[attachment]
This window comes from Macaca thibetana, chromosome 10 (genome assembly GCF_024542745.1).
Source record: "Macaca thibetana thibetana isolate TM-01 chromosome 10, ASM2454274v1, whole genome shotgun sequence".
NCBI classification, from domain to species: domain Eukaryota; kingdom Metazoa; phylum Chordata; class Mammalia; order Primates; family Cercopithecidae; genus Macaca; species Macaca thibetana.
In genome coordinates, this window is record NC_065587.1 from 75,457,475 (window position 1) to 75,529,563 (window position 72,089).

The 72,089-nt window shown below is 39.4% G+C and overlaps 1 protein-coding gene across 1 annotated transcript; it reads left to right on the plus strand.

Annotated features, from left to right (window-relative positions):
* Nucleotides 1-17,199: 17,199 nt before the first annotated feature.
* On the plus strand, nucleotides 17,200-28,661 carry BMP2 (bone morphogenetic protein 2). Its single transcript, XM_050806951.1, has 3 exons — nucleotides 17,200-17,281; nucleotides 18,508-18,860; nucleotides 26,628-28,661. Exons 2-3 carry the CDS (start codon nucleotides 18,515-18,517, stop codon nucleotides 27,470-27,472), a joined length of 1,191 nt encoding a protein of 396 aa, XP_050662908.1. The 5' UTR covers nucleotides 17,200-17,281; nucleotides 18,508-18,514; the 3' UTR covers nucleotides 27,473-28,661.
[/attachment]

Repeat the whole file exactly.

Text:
This window comes from Macaca thibetana, chromosome 10 (genome assembly GCF_024542745.1).
Source record: "Macaca thibetana thibetana isolate TM-01 chromosome 10, ASM2454274v1, whole genome shotgun sequence".
NCBI classification, from domain to species: domain Eukaryota; kingdom Metazoa; phylum Chordata; class Mammalia; order Primates; family Cercopithecidae; genus Macaca; species Macaca thibetana.
In genome coordinates, this window is record NC_065587.1 from 75,457,475 (window position 1) to 75,529,563 (window position 72,089).

The 72,089-nt window shown below is 39.4% G+C and overlaps 1 protein-coding gene across 1 annotated transcript; it reads left to right on the plus strand.

Annotated features, from left to right (window-relative positions):
* Nucleotides 1-17,199: 17,199 nt before the first annotated feature.
* On the plus strand, nucleotides 17,200-28,661 carry BMP2 (bone morphogenetic protein 2). Its single transcript, XM_050806951.1, has 3 exons — nucleotides 17,200-17,281; nucleotides 18,508-18,860; nucleotides 26,628-28,661. Exons 2-3 carry the CDS (start codon nucleotides 18,515-18,517, stop codon nucleotides 27,470-27,472), a joined length of 1,191 nt encoding a protein of 396 aa, XP_050662908.1. The 5' UTR covers nucleotides 17,200-17,281; nucleotides 18,508-18,514; the 3' UTR covers nucleotides 27,473-28,661.